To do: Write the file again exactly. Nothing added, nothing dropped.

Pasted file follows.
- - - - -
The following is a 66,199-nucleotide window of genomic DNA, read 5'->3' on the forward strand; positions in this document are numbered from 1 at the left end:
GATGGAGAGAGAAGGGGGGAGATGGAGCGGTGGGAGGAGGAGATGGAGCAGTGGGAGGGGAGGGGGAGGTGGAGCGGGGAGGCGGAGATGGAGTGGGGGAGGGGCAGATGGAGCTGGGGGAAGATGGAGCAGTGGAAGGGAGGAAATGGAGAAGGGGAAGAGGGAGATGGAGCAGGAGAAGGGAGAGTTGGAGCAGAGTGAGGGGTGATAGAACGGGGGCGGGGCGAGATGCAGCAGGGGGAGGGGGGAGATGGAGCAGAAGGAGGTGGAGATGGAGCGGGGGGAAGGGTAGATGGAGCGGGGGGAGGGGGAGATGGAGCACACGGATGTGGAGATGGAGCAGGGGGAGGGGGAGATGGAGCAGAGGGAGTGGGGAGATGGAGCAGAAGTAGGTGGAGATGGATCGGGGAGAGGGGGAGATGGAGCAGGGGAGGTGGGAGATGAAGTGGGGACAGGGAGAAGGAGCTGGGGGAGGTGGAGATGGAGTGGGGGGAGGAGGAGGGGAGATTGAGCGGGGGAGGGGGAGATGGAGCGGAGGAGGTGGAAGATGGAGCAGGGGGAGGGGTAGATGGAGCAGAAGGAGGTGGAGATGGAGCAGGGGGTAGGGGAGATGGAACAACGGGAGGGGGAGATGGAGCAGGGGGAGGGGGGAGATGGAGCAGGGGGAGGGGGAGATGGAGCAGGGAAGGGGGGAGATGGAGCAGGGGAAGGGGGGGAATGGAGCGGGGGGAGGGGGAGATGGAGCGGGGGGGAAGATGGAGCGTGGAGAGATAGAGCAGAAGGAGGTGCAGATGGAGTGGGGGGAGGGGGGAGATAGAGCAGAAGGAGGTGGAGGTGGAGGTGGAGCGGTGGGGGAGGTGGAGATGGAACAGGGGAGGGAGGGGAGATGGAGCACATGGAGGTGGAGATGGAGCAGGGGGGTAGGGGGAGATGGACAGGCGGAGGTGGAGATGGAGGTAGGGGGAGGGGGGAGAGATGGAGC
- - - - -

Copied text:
The following is a 66,199-nucleotide window of genomic DNA, read 5'->3' on the forward strand; positions in this document are numbered from 1 at the left end:
GATGGAGAGAGAAGGGGGGAGATGGAGCGGTGGGAGGAGGAGATGGAGCAGTGGGAGGGGAGGGGGAGGTGGAGCGGGGAGGCGGAGATGGAGTGGGGGAGGGGCAGATGGAGCTGGGGGAAGATGGAGCAGTGGAAGGGAGGAAATGGAGAAGGGGAAGAGGGAGATGGAGCAGGAGAAGGGAGAGTTGGAGCAGAGTGAGGGGTGATAGAACGGGGGCGGGGCGAGATGCAGCAGGGGGAGGGGGGAGATGGAGCAGAAGGAGGTGGAGATGGAGCGGGGGGAAGGGTAGATGGAGCGGGGGGAGGGGGAGATGGAGCACACGGATGTGGAGATGGAGCAGGGGGAGGGGGAGATGGAGCAGAGGGAGTGGGGAGATGGAGCAGAAGTAGGTGGAGATGGATCGGGGAGAGGGGGAGATGGAGCAGGGGAGGTGGGAGATGAAGTGGGGACAGGGAGAAGGAGCTGGGGGAGGTGGAGATGGAGTGGGGGGAGGAGGAGGGGAGATTGAGCGGGGGAGGGGGAGATGGAGCGGAGGAGGTGGAAGATGGAGCAGGGGGAGGGGTAGATGGAGCAGAAGGAGGTGGAGATGGAGCAGGGGGTAGGGGAGATGGAACAACGGGAGGGGGAGATGGAGCAGGGGGAGGGGGGAGATGGAGCAGGGGGAGGGGGAGATGGAGCAGGGAAGGGGGGAGATGGAGCAGGGGAAGGGGGGGAATGGAGCGGGGGGAGGGGGAGATGGAGCGGGGGGGAAGATGGAGCGTGGAGAGATAGAGCAGAAGGAGGTGCAGATGGAGTGGGGGGAGGGGGGAGATAGAGCAGAAGGAGGTGGAGGTGGAGGTGGAGCGGTGGGGGAGGTGGAGATGGAACAGGGGAGGGAGGGGAGATGGAGCACATGGAGGTGGAGATGGAGCAGGGGGGTAGGGGGAGATGGACAGGCGGAGGTGGAGATGGAGGTAGGGGGAGGGGGGAGAGATGGAGC